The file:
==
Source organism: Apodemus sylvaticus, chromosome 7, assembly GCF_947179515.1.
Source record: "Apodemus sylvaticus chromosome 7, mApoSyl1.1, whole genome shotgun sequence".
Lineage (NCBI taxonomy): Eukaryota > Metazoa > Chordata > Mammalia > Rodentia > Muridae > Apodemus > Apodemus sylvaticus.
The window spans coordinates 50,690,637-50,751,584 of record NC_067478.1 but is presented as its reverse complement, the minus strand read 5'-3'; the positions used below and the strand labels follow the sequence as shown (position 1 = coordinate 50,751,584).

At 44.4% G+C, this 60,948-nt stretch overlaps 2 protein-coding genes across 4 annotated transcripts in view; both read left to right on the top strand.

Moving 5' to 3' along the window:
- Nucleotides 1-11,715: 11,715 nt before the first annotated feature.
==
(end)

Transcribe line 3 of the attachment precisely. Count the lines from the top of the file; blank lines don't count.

Lineage (NCBI taxonomy): Eukaryota > Metazoa > Chordata > Mammalia > Rodentia > Muridae > Apodemus > Apodemus sylvaticus.